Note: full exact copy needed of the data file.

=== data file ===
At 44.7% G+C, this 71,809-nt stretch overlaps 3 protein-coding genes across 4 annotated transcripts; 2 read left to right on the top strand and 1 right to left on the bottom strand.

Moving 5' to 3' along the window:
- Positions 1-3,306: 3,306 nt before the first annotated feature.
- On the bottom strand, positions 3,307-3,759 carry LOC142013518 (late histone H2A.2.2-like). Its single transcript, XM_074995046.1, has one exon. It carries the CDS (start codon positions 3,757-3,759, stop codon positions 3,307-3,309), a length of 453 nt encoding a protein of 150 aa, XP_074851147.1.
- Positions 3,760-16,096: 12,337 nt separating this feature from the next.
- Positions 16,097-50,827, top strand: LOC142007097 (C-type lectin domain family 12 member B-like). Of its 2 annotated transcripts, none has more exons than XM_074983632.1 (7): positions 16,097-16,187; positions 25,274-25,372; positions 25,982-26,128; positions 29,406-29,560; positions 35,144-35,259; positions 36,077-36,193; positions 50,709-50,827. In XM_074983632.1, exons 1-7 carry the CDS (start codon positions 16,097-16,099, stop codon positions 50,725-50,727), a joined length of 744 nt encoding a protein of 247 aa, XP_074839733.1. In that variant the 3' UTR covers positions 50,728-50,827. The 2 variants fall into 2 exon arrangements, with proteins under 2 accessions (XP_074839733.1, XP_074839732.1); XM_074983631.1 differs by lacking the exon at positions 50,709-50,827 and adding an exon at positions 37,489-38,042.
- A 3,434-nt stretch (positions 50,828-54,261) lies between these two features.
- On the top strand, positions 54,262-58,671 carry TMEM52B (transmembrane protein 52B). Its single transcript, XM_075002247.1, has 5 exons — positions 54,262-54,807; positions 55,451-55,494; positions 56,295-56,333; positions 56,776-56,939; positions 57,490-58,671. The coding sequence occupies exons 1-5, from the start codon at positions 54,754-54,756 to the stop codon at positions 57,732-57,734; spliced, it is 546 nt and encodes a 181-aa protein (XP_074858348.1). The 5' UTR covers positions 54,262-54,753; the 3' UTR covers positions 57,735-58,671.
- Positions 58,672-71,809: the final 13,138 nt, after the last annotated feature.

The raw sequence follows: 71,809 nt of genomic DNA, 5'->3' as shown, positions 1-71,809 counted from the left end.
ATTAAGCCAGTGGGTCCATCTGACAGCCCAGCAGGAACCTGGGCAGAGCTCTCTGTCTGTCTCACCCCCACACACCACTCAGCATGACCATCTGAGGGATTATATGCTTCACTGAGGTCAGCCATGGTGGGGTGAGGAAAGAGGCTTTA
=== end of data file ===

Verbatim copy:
At 44.7% G+C, this 71,809-nt stretch overlaps 3 protein-coding genes across 4 annotated transcripts; 2 read left to right on the top strand and 1 right to left on the bottom strand.

Moving 5' to 3' along the window:
- Positions 1-3,306: 3,306 nt before the first annotated feature.
- On the bottom strand, positions 3,307-3,759 carry LOC142013518 (late histone H2A.2.2-like). Its single transcript, XM_074995046.1, has one exon. It carries the CDS (start codon positions 3,757-3,759, stop codon positions 3,307-3,309), a length of 453 nt encoding a protein of 150 aa, XP_074851147.1.
- Positions 3,760-16,096: 12,337 nt separating this feature from the next.
- Positions 16,097-50,827, top strand: LOC142007097 (C-type lectin domain family 12 member B-like). Of its 2 annotated transcripts, none has more exons than XM_074983632.1 (7): positions 16,097-16,187; positions 25,274-25,372; positions 25,982-26,128; positions 29,406-29,560; positions 35,144-35,259; positions 36,077-36,193; positions 50,709-50,827. In XM_074983632.1, exons 1-7 carry the CDS (start codon positions 16,097-16,099, stop codon positions 50,725-50,727), a joined length of 744 nt encoding a protein of 247 aa, XP_074839733.1. In that variant the 3' UTR covers positions 50,728-50,827. The 2 variants fall into 2 exon arrangements, with proteins under 2 accessions (XP_074839733.1, XP_074839732.1); XM_074983631.1 differs by lacking the exon at positions 50,709-50,827 and adding an exon at positions 37,489-38,042.
- A 3,434-nt stretch (positions 50,828-54,261) lies between these two features.
- On the top strand, positions 54,262-58,671 carry TMEM52B (transmembrane protein 52B). Its single transcript, XM_075002247.1, has 5 exons — positions 54,262-54,807; positions 55,451-55,494; positions 56,295-56,333; positions 56,776-56,939; positions 57,490-58,671. The coding sequence occupies exons 1-5, from the start codon at positions 54,754-54,756 to the stop codon at positions 57,732-57,734; spliced, it is 546 nt and encodes a 181-aa protein (XP_074858348.1). The 5' UTR covers positions 54,262-54,753; the 3' UTR covers positions 57,735-58,671.
- Positions 58,672-71,809: the final 13,138 nt, after the last annotated feature.

The raw sequence follows: 71,809 nt of genomic DNA, 5'->3' as shown, positions 1-71,809 counted from the left end.
ATTAAGCCAGTGGGTCCATCTGACAGCCCAGCAGGAACCTGGGCAGAGCTCTCTGTCTGTCTCACCCCCACACACCACTCAGCATGACCATCTGAGGGATTATATGCTTCACTGAGGTCAGCCATGGTGGGGTGAGGAAAGAGGCTTTA